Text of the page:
Massachusetts is preparing new rules to “fight” climate change. State regulators are finalizing regulations related to a 2008 state law requiring the reduction of greenhouse gases to 25% less than 1990 emission levels by 2020, and reductions of 80% – 80 PERCENT – by 2050. All this to “fight” an unproven theory. That’s right – I said it. That changes in temperature are man-made are not yet proven.
May I just point out quickly that Massachusetts covers 10,565 square miles. The are of land on the planet is 196.9 million square miles. In other words, Massachusetts occupies .000054% of the earth. That is some arrogance to think punishing your citizens and businesses with excessive environmental regulations will do anything to affect the climate of the entire planet.
But, hey, at least they get to feel really good about screwing the economic prospects of future generations, right? What hubris our generation displays.
From The Hill:
Massachusetts regulators released details of a new plan Friday to tackle greenhouse gas emissions in the state, in accordance with a state law and court order.
The rules rely on a clean energy standard, carbon dioxide emissions limits for the transportation and energy sectors, and curbs on methane pollution, among otter things, to reduce emissions in the state.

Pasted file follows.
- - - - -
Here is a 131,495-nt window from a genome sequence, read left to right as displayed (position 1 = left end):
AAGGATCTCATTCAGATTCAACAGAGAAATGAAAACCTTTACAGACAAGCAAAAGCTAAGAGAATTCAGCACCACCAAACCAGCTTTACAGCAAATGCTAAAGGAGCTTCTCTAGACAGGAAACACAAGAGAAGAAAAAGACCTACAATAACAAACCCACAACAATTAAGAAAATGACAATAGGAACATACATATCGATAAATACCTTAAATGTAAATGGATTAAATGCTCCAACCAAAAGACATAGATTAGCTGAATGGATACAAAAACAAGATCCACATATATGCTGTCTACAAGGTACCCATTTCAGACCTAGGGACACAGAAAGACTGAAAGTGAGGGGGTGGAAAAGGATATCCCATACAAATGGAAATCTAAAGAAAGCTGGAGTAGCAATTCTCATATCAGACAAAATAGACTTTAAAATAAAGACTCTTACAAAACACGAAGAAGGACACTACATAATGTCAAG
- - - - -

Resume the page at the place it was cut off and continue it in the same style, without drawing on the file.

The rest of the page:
“Combating and preparing for the impact of climate change remains a top priority of our administration, and requires collaboration across state government and with stakeholders throughout Massachusetts,” Gov. Charlie Baker (R) said in a statement.
The expanded regulations come nine years after Massachusetts lawmakers passed a climate change law to cut emissions by 25 percent below 1990 levels by 2020, and by 80 percent before 2050. As of 2014, emissions in the state were down 21 percent from 1990 levels.
The state’s top court ruled in May 2016 that officials had not properly implemented the law, leading Baker to issue an executive order last year requiring regulators to strengthen their curbs on pollution.
Among other things, the new rules require utilities produce 80 percent of their power from low-carbon sources by 2050, and it creates a cap-and-trade program for 21 fossil fuel power plants in the state Mass Live reports.
The rules also call for lower emissions from vehicles owned or leased by the state, decreasing transportation sector emissions and a reduction in methane leaks along natural gas distribution lines.